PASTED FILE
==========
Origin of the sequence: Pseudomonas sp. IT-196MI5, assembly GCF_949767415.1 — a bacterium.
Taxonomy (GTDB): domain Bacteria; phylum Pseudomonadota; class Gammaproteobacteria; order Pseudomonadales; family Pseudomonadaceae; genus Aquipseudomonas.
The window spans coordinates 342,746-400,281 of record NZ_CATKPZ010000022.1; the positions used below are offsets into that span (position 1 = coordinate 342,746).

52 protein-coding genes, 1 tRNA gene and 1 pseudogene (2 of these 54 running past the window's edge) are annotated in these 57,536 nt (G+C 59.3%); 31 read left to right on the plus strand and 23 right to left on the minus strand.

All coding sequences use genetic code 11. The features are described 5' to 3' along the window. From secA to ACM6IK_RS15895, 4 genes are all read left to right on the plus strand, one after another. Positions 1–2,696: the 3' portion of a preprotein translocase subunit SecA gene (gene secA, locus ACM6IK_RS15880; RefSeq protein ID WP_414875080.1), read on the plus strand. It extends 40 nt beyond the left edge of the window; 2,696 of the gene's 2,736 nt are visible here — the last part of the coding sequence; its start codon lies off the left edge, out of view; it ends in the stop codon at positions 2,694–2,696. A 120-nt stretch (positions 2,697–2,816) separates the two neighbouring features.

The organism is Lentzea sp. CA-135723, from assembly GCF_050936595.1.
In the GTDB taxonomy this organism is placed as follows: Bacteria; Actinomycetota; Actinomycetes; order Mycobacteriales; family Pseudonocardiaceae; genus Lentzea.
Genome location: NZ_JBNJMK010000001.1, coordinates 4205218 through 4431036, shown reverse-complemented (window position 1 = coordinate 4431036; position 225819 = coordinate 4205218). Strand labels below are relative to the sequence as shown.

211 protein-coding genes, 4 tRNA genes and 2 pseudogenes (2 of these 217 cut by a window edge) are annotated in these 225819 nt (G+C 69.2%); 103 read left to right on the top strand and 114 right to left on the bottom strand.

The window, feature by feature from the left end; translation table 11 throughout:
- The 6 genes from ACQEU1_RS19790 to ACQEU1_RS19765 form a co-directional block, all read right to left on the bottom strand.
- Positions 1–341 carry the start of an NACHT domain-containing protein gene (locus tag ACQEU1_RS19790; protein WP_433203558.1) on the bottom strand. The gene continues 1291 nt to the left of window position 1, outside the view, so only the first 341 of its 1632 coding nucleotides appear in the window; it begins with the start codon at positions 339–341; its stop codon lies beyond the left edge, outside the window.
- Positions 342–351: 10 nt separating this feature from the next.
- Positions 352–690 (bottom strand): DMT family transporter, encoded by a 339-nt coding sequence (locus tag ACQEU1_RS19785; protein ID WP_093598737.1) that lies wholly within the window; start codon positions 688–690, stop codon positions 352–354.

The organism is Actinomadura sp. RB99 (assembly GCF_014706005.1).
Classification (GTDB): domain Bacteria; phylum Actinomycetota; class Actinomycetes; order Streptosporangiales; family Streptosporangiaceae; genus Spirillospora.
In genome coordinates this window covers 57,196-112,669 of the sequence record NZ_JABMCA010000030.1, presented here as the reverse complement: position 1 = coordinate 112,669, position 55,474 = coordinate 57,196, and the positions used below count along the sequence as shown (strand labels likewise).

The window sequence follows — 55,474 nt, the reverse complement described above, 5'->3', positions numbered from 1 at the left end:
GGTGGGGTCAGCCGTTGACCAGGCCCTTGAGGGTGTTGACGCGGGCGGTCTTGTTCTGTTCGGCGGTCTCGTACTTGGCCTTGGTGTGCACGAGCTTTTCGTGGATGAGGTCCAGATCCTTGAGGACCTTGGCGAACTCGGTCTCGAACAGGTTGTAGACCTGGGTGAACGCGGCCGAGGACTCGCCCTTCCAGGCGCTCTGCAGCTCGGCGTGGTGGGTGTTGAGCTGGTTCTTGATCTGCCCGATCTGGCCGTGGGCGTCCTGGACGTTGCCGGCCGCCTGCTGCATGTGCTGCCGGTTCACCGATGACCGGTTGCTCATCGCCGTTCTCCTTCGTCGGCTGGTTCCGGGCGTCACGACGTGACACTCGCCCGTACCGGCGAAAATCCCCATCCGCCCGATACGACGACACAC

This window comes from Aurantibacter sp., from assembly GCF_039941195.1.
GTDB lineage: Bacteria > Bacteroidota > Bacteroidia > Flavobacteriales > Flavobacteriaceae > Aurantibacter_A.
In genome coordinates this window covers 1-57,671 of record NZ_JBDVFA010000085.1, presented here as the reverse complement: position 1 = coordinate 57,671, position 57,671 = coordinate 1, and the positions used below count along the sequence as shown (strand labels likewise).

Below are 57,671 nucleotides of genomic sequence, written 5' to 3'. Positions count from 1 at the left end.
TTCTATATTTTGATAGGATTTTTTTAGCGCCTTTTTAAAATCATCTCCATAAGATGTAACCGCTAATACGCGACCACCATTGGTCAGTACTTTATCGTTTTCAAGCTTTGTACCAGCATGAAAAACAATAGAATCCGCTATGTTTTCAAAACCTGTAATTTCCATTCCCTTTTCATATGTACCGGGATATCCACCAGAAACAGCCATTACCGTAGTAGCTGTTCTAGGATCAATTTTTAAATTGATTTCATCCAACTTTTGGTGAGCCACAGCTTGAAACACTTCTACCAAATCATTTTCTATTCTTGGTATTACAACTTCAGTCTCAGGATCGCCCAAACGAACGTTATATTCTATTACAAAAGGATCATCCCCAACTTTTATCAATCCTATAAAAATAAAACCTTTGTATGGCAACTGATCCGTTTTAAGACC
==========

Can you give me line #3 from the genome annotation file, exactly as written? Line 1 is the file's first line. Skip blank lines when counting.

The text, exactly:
The window spans coordinates 342,746-400,281 of record NZ_CATKPZ010000022.1; the positions used below are offsets into that span (position 1 = coordinate 342,746).